Dark and unsettling, this novel’s end arrives abruptly even as readers are still moving at a breakneck speed.

Pub Date: April 24, 2018

ISBN: 978-1-5011-5464-5

Page Count: 368

Publisher: Atria

Review Posted Online: Feb. 6, 2018

Kirkus Reviews Issue: Feb. 15, 2018

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A deeply satisfying novel, both sensuously vivid and remarkably poignant.


Norwegian novelist Jacobsen folds a quietly powerful coming-of-age story into a rendition of daily life on one of Norway’s rural islands a hundred years ago in a novel that was shortlisted for the 2017 Man Booker International Prize.

Ingrid Barrøy, her father, Hans, mother, Maria, grandfather Martin, and slightly addled aunt Barbro are the owners and sole inhabitants of Barrøy Island, one of numerous small family-owned islands in an area of Norway barely touched by the outside world. The novel follows Ingrid from age 3 through a carefree early childhood of endless small chores, simple pleasures, and unquestioned familial love into her more ambivalent adolescence attending school off the island and becoming aware of the outside world, then finally into young womanhood when she must make difficult choices. Readers will share Ingrid’s adoration of her father, whose sense of responsibility conflicts with his romantic nature. He adores Maria, despite what he calls her “la-di-da” ways, and is devoted to Ingrid. Twice he finds work on the mainland for his sister, Barbro, but, afraid she’ll be unhappy, he brings her home both times. Rooted to the land where he farms and tied to the sea where he fishes, Hans struggles to maintain his family’s hardscrabble existence on an island where every repair is a struggle against the elements. But his efforts are Sisyphean. Life as a Barrøy on Barrøy remains precarious. Changes do occur in men’s and women’s roles, reflected in part by who gets a literal chair to sit on at meals, while world crises—a war, Sweden’s financial troubles—have unexpected impact. Yet the drama here occurs in small increments, season by season, following nature’s rhythm through deaths and births, moments of joy and deep sorrow. The translator’s decision to use roughly translated phrases in conversation—i.e., “Tha’s goen’ nohvar” for "You’re going nowhere")—slows the reading down at first but ends up drawing readers more deeply into the world of Barrøy and its prickly, intensely alive inhabitants.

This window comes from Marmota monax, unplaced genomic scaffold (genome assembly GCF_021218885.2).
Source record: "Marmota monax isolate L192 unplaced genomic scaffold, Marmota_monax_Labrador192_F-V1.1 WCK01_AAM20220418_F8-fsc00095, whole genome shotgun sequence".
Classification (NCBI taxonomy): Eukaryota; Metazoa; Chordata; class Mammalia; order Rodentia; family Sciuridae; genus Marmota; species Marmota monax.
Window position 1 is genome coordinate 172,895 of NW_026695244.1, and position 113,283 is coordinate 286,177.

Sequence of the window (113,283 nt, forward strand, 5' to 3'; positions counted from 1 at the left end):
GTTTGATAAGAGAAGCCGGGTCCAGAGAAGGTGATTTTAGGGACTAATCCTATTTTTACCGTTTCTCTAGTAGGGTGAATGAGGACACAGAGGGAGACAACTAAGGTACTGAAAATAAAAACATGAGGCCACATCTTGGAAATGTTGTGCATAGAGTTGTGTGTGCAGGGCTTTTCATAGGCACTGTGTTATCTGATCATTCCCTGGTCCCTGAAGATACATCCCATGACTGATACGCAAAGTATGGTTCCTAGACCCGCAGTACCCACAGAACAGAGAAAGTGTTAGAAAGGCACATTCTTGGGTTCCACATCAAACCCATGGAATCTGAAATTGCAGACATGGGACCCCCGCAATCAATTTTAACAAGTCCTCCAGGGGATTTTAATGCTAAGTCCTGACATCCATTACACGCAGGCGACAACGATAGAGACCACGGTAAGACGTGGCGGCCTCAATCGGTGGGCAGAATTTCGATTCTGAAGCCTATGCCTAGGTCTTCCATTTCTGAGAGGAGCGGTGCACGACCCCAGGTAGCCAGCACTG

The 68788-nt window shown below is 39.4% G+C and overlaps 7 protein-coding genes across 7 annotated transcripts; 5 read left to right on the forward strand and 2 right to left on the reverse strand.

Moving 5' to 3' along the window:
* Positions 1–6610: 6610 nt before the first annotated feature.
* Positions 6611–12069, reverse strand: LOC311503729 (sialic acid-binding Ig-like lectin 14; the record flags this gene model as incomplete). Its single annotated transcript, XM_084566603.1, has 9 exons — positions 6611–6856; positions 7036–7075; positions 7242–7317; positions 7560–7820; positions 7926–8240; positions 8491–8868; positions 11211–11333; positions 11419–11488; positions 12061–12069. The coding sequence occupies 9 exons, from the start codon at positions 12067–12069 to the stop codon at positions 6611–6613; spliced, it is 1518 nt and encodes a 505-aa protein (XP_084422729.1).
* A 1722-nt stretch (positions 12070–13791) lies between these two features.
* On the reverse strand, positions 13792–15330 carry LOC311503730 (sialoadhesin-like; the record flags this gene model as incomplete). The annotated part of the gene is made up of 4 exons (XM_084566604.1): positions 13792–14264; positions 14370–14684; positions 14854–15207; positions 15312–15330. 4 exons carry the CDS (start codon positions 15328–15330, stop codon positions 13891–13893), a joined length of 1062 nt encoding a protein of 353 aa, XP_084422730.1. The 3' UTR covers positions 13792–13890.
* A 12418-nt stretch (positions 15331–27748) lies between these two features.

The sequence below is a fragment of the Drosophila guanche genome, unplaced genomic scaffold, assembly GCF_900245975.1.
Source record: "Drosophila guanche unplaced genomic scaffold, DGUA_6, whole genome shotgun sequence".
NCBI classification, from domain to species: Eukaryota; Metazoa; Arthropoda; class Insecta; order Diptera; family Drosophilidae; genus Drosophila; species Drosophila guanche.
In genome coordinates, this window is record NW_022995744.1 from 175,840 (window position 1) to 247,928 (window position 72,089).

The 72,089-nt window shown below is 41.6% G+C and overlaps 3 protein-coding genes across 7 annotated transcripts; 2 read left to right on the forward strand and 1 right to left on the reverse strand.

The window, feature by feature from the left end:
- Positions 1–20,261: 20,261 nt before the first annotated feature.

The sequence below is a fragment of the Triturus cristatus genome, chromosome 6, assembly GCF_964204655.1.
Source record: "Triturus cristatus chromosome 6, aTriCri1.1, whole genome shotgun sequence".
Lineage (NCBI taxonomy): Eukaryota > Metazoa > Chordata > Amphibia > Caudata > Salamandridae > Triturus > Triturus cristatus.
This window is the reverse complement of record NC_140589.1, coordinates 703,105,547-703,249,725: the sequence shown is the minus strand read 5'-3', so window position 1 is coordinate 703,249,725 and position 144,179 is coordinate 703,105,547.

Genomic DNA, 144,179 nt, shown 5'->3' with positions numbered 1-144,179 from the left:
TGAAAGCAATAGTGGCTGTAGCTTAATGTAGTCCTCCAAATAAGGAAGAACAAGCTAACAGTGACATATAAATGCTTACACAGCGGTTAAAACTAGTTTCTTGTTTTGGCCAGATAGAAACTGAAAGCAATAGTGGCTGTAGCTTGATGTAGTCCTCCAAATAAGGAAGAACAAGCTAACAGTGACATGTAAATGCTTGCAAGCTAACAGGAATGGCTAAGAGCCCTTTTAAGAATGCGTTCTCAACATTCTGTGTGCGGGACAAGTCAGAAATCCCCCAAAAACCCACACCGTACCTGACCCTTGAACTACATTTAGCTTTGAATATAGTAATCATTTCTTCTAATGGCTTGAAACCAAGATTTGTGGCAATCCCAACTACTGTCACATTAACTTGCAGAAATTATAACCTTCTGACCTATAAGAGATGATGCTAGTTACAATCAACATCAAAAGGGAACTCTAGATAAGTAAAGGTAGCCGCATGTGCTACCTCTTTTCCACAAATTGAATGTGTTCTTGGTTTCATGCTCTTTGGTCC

A deeply satisfying novel, both sensuously vivid and remarkably poignant.

Pub Date: April 7, 2020

ISBN: 978-1-77196-319-0

Page Count: 272

Publisher: Biblioasis

Review Posted Online: Jan. 13, 2020

Kirkus Reviews Issue: Feb. 1, 2020